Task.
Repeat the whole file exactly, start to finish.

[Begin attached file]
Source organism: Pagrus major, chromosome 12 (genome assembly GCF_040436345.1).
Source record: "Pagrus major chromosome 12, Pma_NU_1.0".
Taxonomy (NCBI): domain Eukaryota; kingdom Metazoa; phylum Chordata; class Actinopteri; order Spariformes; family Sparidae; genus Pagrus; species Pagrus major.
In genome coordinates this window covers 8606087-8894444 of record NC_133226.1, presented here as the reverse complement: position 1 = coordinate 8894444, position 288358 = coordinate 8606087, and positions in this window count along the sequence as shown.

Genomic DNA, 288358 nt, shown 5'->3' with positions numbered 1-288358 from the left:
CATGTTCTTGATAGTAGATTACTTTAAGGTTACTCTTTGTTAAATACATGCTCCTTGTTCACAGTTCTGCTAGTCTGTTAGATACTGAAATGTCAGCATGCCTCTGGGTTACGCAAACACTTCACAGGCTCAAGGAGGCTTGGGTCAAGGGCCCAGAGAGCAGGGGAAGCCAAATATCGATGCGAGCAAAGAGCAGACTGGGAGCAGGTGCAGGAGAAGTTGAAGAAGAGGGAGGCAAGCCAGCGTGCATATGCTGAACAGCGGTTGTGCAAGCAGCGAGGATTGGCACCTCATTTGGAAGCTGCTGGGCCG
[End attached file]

Source organism: Pagrus major, chromosome 12 (genome assembly GCF_040436345.1).
Source record: "Pagrus major chromosome 12, Pma_NU_1.0".
Taxonomy (NCBI): domain Eukaryota; kingdom Metazoa; phylum Chordata; class Actinopteri; order Spariformes; family Sparidae; genus Pagrus; species Pagrus major.
In genome coordinates this window covers 8606087-8894444 of record NC_133226.1, presented here as the reverse complement: position 1 = coordinate 8894444, position 288358 = coordinate 8606087, and positions in this window count along the sequence as shown.

Genomic DNA, 288358 nt, shown 5'->3' with positions numbered 1-288358 from the left:
CATGTTCTTGATAGTAGATTACTTTAAGGTTACTCTTTGTTAAATACATGCTCCTTGTTCACAGTTCTGCTAGTCTGTTAGATACTGAAATGTCAGCATGCCTCTGGGTTACGCAAACACTTCACAGGCTCAAGGAGGCTTGGGTCAAGGGCCCAGAGAGCAGGGGAAGCCAAATATCGATGCGAGCAAAGAGCAGACTGGGAGCAGGTGCAGGAGAAGTTGAAGAAGAGGGAGGCAAGCCAGCGTGCATATGCTGAACAGCGGTTGTGCAAGCAGCGAGGATTGGCACCTCATTTGGAAGCTGCTGGGCCG